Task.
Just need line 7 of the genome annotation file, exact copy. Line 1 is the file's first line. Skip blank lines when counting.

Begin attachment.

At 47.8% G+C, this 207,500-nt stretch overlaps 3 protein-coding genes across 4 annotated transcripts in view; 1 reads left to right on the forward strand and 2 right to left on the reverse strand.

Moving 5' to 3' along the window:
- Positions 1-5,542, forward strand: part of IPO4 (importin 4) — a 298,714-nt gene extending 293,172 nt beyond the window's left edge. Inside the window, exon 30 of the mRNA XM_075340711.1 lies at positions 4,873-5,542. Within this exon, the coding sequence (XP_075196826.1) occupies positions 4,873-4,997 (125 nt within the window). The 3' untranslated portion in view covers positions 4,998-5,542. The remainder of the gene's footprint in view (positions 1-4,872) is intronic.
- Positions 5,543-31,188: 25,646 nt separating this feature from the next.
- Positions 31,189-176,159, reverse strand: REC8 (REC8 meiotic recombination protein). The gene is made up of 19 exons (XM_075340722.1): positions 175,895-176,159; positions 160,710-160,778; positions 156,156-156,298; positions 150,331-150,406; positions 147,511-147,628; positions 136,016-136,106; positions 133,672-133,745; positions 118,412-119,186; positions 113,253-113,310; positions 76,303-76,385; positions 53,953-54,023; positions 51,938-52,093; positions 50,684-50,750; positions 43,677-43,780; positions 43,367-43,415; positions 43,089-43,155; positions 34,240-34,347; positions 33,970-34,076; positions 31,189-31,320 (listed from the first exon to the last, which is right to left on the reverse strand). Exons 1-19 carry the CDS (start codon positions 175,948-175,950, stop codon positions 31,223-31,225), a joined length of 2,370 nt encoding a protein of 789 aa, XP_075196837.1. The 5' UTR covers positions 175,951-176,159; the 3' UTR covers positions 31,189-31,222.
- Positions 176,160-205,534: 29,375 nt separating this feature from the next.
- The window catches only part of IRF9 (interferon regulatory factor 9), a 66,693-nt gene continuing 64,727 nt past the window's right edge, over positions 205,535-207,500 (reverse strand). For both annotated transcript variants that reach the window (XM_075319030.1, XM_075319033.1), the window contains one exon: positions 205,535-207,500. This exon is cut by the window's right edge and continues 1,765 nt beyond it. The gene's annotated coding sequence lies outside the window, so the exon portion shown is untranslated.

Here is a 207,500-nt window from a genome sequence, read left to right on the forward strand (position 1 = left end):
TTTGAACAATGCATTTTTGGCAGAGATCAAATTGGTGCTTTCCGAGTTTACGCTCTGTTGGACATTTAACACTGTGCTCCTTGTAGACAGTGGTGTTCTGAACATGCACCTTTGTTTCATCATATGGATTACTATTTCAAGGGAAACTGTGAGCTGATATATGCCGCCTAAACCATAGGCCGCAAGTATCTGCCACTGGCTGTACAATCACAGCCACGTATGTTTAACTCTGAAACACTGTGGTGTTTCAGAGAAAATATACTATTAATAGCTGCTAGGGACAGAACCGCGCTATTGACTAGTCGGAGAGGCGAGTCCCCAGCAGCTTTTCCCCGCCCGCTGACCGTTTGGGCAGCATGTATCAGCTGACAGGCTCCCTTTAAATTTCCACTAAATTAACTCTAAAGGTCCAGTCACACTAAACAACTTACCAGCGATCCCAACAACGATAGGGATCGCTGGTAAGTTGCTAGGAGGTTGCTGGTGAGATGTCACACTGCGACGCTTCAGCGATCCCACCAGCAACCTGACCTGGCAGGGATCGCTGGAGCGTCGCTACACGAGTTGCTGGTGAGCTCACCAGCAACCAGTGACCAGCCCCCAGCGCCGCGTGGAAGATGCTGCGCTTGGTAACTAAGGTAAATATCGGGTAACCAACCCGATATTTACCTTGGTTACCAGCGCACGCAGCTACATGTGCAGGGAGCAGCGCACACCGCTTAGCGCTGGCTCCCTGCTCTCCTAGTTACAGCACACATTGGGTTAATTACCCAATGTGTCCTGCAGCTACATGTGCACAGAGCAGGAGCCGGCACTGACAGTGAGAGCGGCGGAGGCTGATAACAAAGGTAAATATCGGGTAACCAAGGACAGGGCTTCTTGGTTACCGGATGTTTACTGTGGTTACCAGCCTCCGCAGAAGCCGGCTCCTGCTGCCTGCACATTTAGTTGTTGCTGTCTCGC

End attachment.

- The window catches only part of IRF9 (interferon regulatory factor 9), a 66,693-nt gene continuing 64,727 nt past the window's right edge, over positions 205,535-207,500 (reverse strand). For both annotated transcript variants that reach the window (XM_075319030.1, XM_075319033.1), the window contains one exon: positions 205,535-207,500. This exon is cut by the window's right edge and continues 1,765 nt beyond it. The gene's annotated coding sequence lies outside the window, so the exon portion shown is untranslated.